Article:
Sculpting a Better Self Image in Families

Body sculpting pedagogy can be effective in illustrating family dynamics. At least, that’s one area that Professor of Social Work Sybil Coleman has been exploring in her scholarship this fall while on sabbatical. Coleman even presented on the topic at the 63rd Annual Convention of the North American Association of Christians in Social Work held in Atlanta Oct. 17-20, 2013. Her talk,”The Past Matters: Body Sculpting” used the concept to explore the generational dynamics of two unhealthy families and discuss the impact on personal relationships, emotional well-being and spiritual health of the family members and possible intervention strategies.

Here’s how Coleman described her interactive presentation:

“Growing up in an unhealthy/dysfunctional family distorts who a child becomes and what he/she thinks about themselves, others and possibly God. They often believe the wrong things about love, trust, respect, personal value, responsibility, anger, fairness, acceptable behavior and proper discipline to name a few possible distortions. When they believe the wrong things about God they will most certainly believe the wrong things about themselves.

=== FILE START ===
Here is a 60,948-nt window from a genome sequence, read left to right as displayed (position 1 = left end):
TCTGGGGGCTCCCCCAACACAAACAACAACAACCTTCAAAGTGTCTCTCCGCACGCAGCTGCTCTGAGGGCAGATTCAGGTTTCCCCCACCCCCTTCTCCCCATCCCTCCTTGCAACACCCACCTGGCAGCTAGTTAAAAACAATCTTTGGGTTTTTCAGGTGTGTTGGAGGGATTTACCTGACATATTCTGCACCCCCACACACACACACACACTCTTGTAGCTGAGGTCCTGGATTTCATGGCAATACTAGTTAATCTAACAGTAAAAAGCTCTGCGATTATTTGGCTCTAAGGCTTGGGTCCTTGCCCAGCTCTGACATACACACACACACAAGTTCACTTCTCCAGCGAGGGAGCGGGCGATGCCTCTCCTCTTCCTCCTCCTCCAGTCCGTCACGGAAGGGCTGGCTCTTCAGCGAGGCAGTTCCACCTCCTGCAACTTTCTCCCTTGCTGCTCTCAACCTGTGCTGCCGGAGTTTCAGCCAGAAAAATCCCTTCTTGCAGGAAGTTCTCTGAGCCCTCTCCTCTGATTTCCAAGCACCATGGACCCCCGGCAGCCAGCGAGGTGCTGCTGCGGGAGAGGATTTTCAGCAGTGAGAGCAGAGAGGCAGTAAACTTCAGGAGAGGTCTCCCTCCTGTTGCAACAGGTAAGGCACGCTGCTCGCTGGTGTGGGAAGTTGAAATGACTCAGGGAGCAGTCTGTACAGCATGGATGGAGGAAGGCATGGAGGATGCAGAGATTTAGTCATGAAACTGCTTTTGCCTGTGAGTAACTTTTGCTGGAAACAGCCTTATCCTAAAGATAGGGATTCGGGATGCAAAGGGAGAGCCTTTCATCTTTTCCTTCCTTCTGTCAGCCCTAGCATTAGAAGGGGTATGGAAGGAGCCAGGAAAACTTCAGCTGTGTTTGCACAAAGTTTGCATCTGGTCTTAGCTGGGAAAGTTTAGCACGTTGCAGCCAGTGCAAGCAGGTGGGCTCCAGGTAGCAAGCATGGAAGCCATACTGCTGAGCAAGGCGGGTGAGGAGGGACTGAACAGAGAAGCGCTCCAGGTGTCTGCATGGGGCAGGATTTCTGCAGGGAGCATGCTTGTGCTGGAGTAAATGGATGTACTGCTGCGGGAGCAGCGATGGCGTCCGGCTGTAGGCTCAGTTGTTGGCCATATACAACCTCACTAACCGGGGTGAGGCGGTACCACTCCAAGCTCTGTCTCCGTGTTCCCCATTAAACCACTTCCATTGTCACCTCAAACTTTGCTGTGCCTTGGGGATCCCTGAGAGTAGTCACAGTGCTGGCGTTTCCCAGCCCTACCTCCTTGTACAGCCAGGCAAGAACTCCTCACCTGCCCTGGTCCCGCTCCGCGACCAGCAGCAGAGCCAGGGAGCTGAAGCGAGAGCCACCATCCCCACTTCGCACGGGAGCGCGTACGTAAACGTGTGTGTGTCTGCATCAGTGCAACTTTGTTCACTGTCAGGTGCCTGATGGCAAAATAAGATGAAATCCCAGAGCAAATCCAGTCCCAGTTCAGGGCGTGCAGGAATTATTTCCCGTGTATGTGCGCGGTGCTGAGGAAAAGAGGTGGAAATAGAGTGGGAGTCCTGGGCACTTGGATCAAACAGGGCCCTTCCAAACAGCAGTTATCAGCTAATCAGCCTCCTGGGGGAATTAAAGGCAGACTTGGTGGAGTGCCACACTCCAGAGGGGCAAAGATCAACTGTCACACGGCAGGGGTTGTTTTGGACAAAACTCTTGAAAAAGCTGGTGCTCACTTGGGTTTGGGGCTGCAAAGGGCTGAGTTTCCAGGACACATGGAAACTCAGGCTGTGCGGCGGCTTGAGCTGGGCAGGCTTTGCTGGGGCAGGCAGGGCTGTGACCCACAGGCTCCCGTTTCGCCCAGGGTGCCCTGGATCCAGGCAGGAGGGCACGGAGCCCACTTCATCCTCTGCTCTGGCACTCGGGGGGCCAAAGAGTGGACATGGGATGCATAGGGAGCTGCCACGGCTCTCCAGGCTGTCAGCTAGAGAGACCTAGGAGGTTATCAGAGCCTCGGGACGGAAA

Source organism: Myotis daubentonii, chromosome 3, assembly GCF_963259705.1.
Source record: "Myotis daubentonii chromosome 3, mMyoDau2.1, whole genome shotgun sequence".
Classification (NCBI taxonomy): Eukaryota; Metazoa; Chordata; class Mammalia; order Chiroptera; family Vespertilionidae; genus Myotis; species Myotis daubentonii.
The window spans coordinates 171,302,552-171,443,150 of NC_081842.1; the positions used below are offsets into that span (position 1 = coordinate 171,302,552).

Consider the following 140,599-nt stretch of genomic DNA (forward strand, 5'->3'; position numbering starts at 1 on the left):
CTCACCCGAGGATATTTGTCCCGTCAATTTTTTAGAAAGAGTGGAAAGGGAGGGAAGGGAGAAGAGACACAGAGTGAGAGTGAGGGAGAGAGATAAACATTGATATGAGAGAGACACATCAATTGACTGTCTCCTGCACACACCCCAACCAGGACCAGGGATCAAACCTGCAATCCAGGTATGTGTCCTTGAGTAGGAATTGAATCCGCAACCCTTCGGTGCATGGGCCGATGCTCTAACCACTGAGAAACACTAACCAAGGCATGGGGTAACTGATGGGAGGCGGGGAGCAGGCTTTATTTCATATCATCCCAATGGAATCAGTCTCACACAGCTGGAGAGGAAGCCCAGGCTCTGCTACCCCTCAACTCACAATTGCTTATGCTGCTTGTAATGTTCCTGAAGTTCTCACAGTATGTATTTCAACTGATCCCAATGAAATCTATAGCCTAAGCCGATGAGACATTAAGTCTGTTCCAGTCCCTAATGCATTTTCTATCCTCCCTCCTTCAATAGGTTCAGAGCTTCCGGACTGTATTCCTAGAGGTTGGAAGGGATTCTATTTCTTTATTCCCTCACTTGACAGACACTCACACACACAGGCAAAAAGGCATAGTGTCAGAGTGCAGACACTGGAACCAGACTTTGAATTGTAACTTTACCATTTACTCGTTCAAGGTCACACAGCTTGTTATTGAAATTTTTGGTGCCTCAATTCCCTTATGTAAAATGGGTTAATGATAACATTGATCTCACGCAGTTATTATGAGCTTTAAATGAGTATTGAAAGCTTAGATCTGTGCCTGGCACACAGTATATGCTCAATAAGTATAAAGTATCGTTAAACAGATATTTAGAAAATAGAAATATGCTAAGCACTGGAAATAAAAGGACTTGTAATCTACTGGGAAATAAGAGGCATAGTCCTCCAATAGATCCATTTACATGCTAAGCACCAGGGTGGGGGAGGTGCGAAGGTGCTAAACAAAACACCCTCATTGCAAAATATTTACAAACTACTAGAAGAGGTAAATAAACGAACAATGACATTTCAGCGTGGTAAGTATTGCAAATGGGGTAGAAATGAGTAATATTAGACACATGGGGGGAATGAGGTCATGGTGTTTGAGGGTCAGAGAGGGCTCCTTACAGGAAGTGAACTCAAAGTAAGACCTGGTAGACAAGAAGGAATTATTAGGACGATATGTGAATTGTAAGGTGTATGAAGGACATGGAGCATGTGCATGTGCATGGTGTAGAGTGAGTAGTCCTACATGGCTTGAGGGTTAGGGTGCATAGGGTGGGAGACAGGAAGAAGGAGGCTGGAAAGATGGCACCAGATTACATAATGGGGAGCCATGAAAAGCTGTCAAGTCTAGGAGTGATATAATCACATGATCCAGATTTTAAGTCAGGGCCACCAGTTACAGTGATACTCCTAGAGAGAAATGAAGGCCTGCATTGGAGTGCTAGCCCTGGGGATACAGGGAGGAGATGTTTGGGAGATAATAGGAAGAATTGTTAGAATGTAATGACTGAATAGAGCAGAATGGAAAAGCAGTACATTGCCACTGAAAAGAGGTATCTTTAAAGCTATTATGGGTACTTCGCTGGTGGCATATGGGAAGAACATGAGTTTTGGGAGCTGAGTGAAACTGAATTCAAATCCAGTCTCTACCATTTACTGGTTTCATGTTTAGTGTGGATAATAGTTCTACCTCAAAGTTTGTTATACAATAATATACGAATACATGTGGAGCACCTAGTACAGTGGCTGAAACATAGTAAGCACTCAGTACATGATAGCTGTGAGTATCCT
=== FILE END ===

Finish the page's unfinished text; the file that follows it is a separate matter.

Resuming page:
“When problems and circumstances such as parental alcoholism, child abuse, or extreme parental rigidity and control interfere with family functioning, the effects on children can sometimes linger long after these children have grown up and left their problem families. Adults raised in dysfunctional families frequently report difficulties forming and maintaining intimate relationships, maintaining positive self-esteem, and trusting others; they fear a loss of control, and deny their feelings and reality So, the needs of children in dysfunctional families are not consistently met. While it is generally understood that children are valuable, vulnerable, dependent, immature and imperfect, negative patterns of inappropriate parental behavior become the focus rather than the nurturing of the child. The child often becomes externally focused and develops an inadequate sense of self.

“The purpose of my presentation is to look at two of the many types of dysfunction in families. These are the addicted parents (who may also be deficient) and the controlling parents. Both types of parents and subsequent family dynamics will be sculpted and the unmet needs of the child will be illustrated through looking at the generational, interconnected dynamics. I also looked at three questions: What does scripture have to say about parenting, caring for children, impact of addictive and controlling behaviors? On what basis do we determine intervention strategies? What might a healthy outcome look like?”

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